Tribeca 2021 Review: WEREWOLVES WITHIN, Horror-Comedy Done Gorily Right
“Good fences make good neighbors,” a long-dead, if still wise, American poet, Robert Frost, once said in probably his best-known, most popular poem, "Mending Walls." It’s a lesson only a few denizens of the fictional town of Beaverfield, Vermont in second-time director Josh Ruben (Scare Me) and first-time screenwriter Mishna Wolff’s consistently sharp-toothed adaptation of Ubisoft's 2016 VR videogame, Werewolves Within, have taken to heart.
With the possible exception of a heavily bearded, fur-wearing survivalist who lives alone on the outskirts of town, fences mean next to nothing to the residents of Beaverfield. Good neighborliness ends where their bank accounts begin, especially where a new, potentially lucrative, gas pipeline is concerned, but that pipeline needs the small town’s unanimous approval and without that unanimous approval, the pipeline will remain a pipe dream.
That’s all backdrop — and background, albeit important background — to the suspicious deaths by mauling that have afflicted the Beaverfield area over the last several months. No one, of course, pays those deaths or the possibility of a vicious, wild animal rampaging through the area much attention or concern, secure in the knowledge that their safety is guaranteed as long as they take the usual precautions and avoid going out at night unless absolutely necessary.
That leaves a newcomer, Finn Wheeler (Sam Richardson), a newly arrived forest ranger, in the middle of an ideological and economic conflict that might erupt into violence, (were)wolf or no (were)wolf. His goodnatured, genial nature makes him, however, the perfect mediator for the town’s ongoing conflicts (regardless of whether he wants that role).
Things look up, though, almost immediately for Finn. Moments after arriving at the Beaverfield Inn to check in for a few nights as he searches a more permanent place, he meets Cecily (Milana Vayntrub), an unnaturally upbeat, ultra-cheerful postal worker, gossip guide, and soon enough, the object of Finn's romantic interest. Cecily seems to know everything about everyone in the town, up to and including potentially embarrassing secrets, but for Finn, that’s less a red flag than an endearing, quirky quality in a dream girl. A daytime side-trip to the local bar solidifies Finn and Cecily's mutual interest, setting them up both as (future) romantic couple and a tag-team sleuths once the disappearances and deaths-by-mauling in Beaverfield begin to mount.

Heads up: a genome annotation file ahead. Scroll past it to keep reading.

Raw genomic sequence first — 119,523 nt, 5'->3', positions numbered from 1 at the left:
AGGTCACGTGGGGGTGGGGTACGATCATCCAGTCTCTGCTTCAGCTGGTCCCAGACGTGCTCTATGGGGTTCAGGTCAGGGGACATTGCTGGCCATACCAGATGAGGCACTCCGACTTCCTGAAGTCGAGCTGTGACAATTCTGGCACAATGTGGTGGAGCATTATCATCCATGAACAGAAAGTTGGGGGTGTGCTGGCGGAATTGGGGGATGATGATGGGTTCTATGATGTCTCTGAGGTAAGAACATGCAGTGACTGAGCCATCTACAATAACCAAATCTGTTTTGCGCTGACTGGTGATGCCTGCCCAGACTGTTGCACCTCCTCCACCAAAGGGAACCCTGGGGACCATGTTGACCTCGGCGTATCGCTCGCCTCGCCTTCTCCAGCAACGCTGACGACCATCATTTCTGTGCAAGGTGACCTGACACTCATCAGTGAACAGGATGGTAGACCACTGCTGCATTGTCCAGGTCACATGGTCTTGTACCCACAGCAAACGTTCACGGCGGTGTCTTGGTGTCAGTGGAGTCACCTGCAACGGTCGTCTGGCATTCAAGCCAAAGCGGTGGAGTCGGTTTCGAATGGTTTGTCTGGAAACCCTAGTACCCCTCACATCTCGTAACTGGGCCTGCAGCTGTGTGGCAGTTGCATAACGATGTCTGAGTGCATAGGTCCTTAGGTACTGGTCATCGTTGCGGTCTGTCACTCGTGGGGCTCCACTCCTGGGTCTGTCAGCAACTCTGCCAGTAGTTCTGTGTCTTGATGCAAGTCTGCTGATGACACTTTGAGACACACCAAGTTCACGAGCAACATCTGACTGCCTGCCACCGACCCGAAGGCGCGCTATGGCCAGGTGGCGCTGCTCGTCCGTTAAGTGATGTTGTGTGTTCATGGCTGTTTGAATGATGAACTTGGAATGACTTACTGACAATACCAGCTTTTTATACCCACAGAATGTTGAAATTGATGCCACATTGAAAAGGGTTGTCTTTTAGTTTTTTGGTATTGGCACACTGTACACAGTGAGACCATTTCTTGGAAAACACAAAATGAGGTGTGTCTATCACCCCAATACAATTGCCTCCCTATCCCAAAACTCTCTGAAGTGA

The other residents of Beaverfield or its immediate environs include Emerson Flint (Glenn Fleshler), the aforementioned survivalist and mountain man, Pete (Michael Chernus) and Trisha Anderton (Michaela Watkins), longtime residents eager to cash in on the pipeline, Devon (Cheyenne Jackson) and Joaquim Wolfson (Harvey Guillén), transplanted tech millionaires against the pipeline, Marcus (George Basil) and Gwen (Sarah Burns), a semi-deadbeat couple, Sam Parker (Wayne Duvall), the pipeline’s rep, Dr. Ellis (Rebecca Henderson), Parker’s environmentalist nemesis, and Jeanine (Catherine Curtin), the inn’s owner whose husband of two-plus-decades apparently ran away to Belize a month earlier with another woman.
Broad introductions and backgrounds over, Werewolves Within finally gets to its triggering or inciting incident: Trisha’s dog goes missing, likely killed and eaten by whatever awaits unsuspecting nighttime hikers in the nearby forest. That, in turn, leads to the town’s residents rushing to the inn for an impromptu meeting, a firearm-heavy sleepover, and murder-mystery game as deep-seated animosities emerge, turning everyone, with the possible exception of Finn, into a suspect.
Soon enough, a snowstorm hits, the power in the town goes out, and someone gets attacked inside the inn. Safety or strength in numbers means little when there’s a killer(s) hiding in plain sight, though inevitably that turns out to be a better alternative than the group, in true horror-genre style, splintering into smaller, more vulnerable groups.
Directing wise, Ruben improves significantly from his feature debut, Scare Me, which he wrote, directed, and starred in. While Scare Me suffered from an overindulgent running time and a loose, vignette-heavy approach to storytelling, Werewolves Within is a much more cohesive, coherent narrative, in large part thanks to Mishna Wolff’s clever, deftly written screenplay.
Wolff’s script strikes a reasonable balance tone-wise between horror, comedy, and mystery, though overall Werewolves Within intentionally has fewer scares than it does laughs. Ruben deliberately (and for some, disappointingly) keeps the gore to a minimum or even off-screen early on, gradually ramping it up in the second half. Still, given the central premise and audience expectations, the gore in Werewolves Within remains relatively restrained. There’s nothing in Werewolves Within to match ferociously gory genre classics like An American Werewolf in London, The Howling, Ginger Snaps, and Dog Soldiers (among many others).
Add to that a top-to-bottom talented cast of comedically oriented thespians — to borrow an already outdated meme, they most certainly understood the assignment — and Werewolves Within delivers on its premise and promise, offering up both a worthy addition to the werewolf sub-genre and just as importantly, a pleasantly engaging diversion for the entirety of its economical, efficient running time.
Werewolves Within premiered at the Tribeca Film Festival on June 16. It will be released theatrically on June 25, followed by a VOD release on July 2, via IFC Films.
- Josh Ruben
- Mishna Wolff
- Sam Richardson
- Milana Vayntrub
- George Basil